The sixteenth edition of the Hay Festival Segovia will be held from September 16 to 19, 2021. For the first time, to celebrate the heritage of Castilla y León there will be a series of previous events in various venues in the region. All events will be in-person — some will be streamed too — respecting the security protocols. More information here.
Literature and film, and audio-visual creation in general, have always had their points in common. This has become even more so in recent years, and with the rise of new platforms literature is overflowing to other media and finding new publics along the way. While talent scouts and agents specialize in the sale of rights, publishing houses create new departments for television adaptations. At the Hay Festival to talk about adapting books for film and television will be the writer Ray Loriga, author of novels (Rendición; El bebedor de lágrimas; Sábado, domingo), short stories (El hombre que inventó Manhattan) and screenplays for films such as Live Flesh; Theresa, The Body of Christ and Picasso y El Guernica; and the film producer Enrique López Lavigne, who has worked on films including Lo imposible, Un monstruo viene a verme and Mortadelo & Filemon: The Big Adventure
They will talk to the El País cultural journalist Elsa Fernández-Santos.
Rodrigo Cortés is a most versatile artist: director, actor, producer, screenwriter, aphorist… and novelist. His latest book, Los años extraordinarios, is a novel in the tradition of Valle-Inclán that takes us on a journey through the 20th century. The work, particularly its protagonist, Jaime Fanjul, has received praise from both critics and fellow writers. No challenge seems too great for this Salamanca artist: aged 25 he was already filming videos for Amenábar and he has not shied away from working with Hollywood stars like Robert de Niro, Sigourney Weaver and Uma Thurman (the star of Down a Dark Hall, his most recent film). Perhaps his most famous feature has been Buried, a suffocating film in which Ryan Reynolds plays a man who is trying to survive after being buried alive in a coffin. The movie won several Goyas in Spain as well as international awards. Given his career so far, this artist with the captivating smile must have something special.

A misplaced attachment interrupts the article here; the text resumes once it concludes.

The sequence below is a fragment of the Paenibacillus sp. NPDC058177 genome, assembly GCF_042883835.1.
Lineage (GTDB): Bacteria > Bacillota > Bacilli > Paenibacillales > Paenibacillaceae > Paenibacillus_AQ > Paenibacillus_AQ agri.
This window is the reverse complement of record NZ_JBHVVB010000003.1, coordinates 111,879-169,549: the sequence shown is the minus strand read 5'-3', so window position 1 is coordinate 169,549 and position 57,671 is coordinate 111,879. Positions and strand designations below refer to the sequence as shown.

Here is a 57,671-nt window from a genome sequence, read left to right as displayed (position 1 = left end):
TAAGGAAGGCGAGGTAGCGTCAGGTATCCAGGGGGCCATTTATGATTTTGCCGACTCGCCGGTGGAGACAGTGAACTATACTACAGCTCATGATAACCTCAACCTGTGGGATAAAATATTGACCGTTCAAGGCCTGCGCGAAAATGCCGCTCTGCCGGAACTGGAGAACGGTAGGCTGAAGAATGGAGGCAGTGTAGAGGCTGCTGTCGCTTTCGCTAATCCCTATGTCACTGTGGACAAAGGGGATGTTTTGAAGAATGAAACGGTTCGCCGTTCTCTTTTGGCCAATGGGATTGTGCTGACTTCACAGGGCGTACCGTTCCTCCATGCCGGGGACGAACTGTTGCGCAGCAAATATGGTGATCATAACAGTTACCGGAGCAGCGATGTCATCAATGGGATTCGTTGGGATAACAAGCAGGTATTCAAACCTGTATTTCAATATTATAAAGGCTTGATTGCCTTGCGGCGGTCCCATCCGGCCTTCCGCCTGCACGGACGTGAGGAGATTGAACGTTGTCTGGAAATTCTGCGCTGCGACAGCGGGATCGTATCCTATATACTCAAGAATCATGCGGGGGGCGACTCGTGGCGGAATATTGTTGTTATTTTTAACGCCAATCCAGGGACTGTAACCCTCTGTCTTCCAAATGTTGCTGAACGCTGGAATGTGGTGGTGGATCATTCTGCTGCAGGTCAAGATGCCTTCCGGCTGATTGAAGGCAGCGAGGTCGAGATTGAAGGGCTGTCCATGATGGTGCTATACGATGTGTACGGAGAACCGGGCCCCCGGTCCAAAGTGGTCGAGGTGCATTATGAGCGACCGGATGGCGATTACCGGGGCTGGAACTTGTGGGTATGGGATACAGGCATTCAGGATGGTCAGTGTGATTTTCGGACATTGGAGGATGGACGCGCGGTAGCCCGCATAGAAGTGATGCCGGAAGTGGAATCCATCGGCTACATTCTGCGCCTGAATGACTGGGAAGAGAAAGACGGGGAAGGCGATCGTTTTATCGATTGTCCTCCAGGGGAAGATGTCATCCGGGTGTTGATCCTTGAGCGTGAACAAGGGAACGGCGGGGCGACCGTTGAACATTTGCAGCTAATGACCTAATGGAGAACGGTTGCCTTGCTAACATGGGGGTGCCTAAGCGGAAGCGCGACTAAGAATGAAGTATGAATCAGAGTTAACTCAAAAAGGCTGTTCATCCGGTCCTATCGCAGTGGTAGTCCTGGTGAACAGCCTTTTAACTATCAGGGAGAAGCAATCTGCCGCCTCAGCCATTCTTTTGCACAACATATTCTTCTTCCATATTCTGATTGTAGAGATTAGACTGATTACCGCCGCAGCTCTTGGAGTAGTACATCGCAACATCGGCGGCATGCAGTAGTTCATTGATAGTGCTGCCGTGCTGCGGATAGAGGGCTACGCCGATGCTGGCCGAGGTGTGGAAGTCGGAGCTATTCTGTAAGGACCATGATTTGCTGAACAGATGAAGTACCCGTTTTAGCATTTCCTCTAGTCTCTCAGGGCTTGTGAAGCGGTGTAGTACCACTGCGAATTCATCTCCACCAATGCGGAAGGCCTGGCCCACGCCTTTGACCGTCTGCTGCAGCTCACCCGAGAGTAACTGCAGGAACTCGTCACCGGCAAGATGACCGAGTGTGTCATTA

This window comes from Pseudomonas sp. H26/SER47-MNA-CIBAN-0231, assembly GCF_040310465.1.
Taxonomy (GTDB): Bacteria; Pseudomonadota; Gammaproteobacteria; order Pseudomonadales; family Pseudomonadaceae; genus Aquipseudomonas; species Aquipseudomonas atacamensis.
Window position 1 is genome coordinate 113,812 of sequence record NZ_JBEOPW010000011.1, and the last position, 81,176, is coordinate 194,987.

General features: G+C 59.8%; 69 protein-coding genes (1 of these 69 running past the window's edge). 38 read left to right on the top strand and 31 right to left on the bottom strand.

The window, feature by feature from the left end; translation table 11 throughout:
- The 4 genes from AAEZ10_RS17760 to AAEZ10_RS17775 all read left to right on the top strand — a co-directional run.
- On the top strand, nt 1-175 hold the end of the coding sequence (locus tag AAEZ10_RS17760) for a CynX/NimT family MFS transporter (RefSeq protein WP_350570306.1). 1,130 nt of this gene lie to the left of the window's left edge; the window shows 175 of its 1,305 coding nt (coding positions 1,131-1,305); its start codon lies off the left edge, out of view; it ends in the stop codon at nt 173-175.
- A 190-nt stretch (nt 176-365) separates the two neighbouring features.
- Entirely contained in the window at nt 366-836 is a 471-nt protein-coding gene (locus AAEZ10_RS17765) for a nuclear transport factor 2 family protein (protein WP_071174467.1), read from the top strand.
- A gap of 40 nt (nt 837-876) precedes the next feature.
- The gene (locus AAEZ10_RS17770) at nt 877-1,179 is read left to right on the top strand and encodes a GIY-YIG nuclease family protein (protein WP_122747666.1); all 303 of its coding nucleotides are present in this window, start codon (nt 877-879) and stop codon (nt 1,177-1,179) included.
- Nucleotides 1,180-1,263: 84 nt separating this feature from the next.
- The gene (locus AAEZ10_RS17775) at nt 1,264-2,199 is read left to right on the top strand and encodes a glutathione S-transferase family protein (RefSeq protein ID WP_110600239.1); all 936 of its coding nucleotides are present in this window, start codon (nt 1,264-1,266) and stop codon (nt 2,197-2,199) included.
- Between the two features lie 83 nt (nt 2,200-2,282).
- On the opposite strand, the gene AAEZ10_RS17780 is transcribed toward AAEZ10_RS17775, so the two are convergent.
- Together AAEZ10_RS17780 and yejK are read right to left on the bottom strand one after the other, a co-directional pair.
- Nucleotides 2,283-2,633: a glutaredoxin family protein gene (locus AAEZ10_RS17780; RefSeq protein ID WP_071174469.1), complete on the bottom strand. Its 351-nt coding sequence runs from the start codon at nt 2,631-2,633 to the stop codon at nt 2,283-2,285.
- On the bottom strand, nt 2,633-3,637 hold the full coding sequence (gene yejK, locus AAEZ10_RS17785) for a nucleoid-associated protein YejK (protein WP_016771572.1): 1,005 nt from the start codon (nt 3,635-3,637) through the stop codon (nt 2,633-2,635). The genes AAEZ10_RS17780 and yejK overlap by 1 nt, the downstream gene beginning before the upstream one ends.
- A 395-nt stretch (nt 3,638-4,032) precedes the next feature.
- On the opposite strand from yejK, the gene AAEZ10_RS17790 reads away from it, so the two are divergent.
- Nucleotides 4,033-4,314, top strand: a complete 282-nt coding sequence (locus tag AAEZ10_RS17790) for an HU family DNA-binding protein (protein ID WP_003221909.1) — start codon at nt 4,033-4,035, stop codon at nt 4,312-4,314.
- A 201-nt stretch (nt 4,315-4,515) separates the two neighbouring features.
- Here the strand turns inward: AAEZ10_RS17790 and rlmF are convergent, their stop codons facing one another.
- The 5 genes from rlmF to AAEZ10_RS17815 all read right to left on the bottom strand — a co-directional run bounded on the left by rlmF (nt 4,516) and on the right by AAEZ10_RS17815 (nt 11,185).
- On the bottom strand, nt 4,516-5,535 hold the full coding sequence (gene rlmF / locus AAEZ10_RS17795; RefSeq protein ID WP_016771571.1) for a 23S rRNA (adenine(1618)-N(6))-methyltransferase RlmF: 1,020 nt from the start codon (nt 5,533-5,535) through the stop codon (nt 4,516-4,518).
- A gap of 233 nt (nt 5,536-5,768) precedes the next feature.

Rodrigo Cortés will talk to the publisher Miguel Aguilar, who has worked with major figures in Spanish literature, such as Rafael Sánchez Ferlosio.
Based on the novel Oblivion: A Memoir by Héctor Abad Faciolince, Fernando Trueba’s latest film tells the story of the writer’s father, Héctor Abad Gómez, a doctor who dedicated the last years of his life to the defence of human rights, and who was murdered by a contract killer in central Medellin on 25 August, 1987. Javier Cámara plays a tender character “who loved life” in the words of the film director, “who was an advocate of public and preventive medicine” and who during the 1960s supervised the first mass vaccination against polio in the country. Trueba worked with his brother David on the screenplay of the film, which was selected for the 2020 Cannes Festival that was cancelled because of the pandemic. The film, a moving portrait of the man and his family relationships, was chosen to close last year’s San Sebastian International Film Festival.
The murder of the Colombian doctor, politician and human rights advocate, Héctor Abad Gómez, is the event that motivated his son, Héctor Abad Faciolince, to write Oblivion: A Memoir, which tells the story of his father. This in turn has led the film director, Fernando Trueba, to adapt the book for cinema.
Trueba is one of Spain’s most acclaimed directors. With a filmography of nearly 20 films, he has made works of comedy (Two Much, Sal gorda), drama (El año de las luces, Twisted Obsession, The Girl of Your Dreams, The Queen of Spain), documentary (Calle 54, Mientras el cuerpo aguante) and animated film (Chico and Rita). His shelves sport an Oscar, nine Goya Awards and various other international prizes.
The journalist, writer and publisher Héctor Abad Faciolince has won numerous awards in his country, Colombia, as well as in Spain, where he was awarded the first Casa de América Innovative Fiction Prize for his novel Basura. However, it was Oblivion: A Memoir, the novel that tells the story of his father, which brought him to prominence in the world of Spanish-language literature. Abad Faciolince has not only won awards for his fiction writing, but also for his work as a columnist. As a publisher, in 2016 he created the company Angosta, an independent publisher in Colombia that bears the name of one of his novels.
This conversation is part of the Hay and Cuadernos Hispanoamericanos Dialogues initiative promoting knowledge among writers of different nationalities but with a shared language and literary tradition.